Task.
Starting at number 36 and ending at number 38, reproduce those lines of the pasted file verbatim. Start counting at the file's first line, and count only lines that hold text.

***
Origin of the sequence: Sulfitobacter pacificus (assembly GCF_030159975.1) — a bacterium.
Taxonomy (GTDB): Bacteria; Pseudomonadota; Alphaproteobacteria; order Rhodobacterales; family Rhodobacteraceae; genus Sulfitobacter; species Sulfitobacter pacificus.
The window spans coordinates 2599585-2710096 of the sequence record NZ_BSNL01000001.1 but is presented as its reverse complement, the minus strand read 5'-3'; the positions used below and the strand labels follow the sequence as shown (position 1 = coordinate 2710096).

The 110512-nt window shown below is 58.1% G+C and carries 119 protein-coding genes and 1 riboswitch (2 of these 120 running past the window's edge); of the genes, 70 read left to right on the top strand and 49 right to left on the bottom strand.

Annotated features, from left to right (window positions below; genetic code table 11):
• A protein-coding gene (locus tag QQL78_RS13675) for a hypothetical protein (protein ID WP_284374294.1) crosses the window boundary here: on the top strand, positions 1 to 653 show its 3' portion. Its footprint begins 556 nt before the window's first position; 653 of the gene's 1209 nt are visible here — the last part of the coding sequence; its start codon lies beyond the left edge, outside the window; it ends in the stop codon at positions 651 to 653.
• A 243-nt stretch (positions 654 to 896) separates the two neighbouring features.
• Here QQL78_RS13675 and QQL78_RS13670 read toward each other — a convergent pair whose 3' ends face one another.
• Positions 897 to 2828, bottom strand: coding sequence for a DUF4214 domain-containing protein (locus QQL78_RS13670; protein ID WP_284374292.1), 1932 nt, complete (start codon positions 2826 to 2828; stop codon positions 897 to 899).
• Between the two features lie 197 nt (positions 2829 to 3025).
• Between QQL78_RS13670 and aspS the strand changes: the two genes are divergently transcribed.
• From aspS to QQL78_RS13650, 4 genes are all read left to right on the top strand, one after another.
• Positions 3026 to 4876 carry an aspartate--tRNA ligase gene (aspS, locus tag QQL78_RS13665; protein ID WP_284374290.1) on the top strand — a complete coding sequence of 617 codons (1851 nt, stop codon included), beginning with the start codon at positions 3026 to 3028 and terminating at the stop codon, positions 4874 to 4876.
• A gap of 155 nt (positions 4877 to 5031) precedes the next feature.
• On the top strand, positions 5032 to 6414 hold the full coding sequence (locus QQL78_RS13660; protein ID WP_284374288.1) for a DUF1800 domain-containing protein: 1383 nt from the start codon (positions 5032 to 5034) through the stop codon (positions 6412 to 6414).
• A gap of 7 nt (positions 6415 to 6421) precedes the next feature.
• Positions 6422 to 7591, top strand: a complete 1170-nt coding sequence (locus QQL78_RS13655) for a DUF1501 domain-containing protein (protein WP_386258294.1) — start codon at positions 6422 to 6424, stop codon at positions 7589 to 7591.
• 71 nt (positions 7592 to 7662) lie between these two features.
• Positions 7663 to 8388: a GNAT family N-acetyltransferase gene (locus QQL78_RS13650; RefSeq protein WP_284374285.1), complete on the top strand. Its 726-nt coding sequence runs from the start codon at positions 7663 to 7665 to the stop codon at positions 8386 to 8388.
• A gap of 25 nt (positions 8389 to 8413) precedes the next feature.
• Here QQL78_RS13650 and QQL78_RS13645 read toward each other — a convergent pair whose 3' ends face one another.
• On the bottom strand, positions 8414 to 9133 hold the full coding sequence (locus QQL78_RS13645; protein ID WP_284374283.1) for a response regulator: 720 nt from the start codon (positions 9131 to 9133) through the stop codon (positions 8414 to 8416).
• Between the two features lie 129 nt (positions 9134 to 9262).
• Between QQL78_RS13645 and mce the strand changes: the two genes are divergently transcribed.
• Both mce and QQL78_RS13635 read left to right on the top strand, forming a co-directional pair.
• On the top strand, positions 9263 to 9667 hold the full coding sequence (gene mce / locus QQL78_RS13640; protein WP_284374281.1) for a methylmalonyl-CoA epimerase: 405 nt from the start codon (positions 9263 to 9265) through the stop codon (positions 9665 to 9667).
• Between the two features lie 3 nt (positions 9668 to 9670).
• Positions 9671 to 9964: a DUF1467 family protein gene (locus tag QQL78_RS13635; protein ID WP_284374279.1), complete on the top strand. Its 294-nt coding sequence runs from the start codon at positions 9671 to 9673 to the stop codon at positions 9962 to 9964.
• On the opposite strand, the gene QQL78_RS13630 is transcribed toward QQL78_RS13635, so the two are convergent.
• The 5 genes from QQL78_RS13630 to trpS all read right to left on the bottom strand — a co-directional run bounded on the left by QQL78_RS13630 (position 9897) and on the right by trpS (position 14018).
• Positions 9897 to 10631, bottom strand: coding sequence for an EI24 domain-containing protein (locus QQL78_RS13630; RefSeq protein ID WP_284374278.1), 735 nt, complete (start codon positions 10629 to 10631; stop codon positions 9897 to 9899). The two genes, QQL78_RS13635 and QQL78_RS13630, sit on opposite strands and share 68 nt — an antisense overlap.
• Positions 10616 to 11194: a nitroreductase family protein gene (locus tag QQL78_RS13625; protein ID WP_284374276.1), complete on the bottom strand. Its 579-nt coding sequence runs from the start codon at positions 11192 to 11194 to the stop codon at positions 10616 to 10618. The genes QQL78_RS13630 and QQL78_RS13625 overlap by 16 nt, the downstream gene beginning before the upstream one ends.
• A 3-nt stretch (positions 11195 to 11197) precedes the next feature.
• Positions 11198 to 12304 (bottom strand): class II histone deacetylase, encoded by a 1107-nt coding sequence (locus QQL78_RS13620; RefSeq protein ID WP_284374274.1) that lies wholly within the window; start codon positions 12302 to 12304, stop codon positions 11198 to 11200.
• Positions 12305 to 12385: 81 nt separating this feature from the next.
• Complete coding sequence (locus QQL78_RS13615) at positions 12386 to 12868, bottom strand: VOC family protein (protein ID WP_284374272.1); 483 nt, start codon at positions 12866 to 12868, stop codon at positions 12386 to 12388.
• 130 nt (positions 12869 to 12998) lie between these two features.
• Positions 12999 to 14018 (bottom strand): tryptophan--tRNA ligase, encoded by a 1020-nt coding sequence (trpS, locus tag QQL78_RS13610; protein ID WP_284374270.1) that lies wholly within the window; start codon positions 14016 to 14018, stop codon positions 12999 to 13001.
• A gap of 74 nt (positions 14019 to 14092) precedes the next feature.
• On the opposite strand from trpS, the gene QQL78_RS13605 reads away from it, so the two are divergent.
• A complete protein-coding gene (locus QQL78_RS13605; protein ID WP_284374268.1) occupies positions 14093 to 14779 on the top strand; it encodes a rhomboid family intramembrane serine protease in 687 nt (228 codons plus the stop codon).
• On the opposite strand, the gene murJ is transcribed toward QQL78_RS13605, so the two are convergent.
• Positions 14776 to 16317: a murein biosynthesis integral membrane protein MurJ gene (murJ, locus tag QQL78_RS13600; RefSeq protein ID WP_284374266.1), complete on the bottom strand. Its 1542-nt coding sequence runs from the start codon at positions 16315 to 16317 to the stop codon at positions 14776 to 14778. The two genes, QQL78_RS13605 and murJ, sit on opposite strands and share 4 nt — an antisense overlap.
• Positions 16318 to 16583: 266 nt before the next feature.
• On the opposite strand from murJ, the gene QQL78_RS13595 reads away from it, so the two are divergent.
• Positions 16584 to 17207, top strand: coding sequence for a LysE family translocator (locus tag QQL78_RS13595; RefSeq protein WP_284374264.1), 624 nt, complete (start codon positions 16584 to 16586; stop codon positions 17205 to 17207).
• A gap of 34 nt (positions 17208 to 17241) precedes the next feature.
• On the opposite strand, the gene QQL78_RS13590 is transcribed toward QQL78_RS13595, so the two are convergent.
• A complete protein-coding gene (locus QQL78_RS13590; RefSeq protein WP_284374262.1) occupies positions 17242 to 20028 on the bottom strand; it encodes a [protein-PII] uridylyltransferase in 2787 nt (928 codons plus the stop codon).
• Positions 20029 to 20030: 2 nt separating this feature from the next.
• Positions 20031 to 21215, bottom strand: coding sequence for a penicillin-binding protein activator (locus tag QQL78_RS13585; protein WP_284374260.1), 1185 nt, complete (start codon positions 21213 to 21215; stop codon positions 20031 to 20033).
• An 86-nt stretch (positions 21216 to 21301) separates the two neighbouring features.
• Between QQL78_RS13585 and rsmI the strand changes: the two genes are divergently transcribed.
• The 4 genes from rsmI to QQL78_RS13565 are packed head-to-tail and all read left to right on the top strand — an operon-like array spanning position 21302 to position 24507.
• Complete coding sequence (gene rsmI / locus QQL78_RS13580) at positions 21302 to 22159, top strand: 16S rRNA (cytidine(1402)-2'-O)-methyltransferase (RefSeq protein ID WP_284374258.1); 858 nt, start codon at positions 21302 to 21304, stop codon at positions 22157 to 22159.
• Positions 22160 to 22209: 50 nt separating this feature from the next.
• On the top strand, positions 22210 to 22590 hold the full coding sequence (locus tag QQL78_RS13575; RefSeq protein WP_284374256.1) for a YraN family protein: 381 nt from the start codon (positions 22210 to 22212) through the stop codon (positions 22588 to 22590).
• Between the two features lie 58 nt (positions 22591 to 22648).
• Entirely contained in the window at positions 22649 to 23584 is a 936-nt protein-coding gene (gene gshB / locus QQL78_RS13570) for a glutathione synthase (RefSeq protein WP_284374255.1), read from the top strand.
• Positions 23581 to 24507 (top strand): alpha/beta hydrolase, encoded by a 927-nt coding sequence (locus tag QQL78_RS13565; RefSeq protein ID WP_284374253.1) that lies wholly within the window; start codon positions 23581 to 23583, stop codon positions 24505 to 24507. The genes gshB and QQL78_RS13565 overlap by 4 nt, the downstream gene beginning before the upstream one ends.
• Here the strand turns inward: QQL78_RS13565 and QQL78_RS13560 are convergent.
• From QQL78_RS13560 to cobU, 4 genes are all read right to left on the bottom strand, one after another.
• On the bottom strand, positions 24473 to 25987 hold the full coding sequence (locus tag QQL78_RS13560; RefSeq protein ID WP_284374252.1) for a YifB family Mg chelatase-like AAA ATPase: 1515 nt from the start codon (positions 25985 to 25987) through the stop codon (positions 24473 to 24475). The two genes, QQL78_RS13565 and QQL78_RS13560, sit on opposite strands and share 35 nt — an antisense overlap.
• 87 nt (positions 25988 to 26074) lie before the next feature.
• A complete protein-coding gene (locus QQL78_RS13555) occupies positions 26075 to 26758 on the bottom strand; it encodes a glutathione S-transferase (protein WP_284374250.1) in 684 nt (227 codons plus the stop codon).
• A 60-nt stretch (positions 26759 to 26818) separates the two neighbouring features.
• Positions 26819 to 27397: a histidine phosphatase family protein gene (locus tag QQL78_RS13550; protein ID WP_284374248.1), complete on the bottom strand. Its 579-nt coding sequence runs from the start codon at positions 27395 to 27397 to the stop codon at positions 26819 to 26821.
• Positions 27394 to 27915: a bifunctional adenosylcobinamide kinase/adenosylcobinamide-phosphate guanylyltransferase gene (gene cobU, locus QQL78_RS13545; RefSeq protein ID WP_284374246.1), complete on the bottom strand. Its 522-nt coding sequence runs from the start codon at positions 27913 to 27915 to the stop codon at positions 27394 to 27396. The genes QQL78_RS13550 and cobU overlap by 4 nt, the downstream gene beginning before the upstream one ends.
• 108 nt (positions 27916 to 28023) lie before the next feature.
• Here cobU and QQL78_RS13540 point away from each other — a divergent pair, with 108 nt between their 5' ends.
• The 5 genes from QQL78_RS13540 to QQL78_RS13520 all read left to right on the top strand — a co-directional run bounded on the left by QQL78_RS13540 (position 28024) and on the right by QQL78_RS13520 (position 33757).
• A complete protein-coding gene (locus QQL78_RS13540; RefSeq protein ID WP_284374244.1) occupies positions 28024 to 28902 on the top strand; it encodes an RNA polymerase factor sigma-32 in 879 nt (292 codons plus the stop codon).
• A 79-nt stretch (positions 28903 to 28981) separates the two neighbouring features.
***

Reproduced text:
• Complete coding sequence (locus QQL78_RS13615) at positions 12386 to 12868, bottom strand: VOC family protein (protein ID WP_284374272.1); 483 nt, start codon at positions 12866 to 12868, stop codon at positions 12386 to 12388.
• 130 nt (positions 12869 to 12998) lie between these two features.
• Positions 12999 to 14018 (bottom strand): tryptophan--tRNA ligase, encoded by a 1020-nt coding sequence (trpS, locus tag QQL78_RS13610; protein ID WP_284374270.1) that lies wholly within the window; start codon positions 14016 to 14018, stop codon positions 12999 to 13001.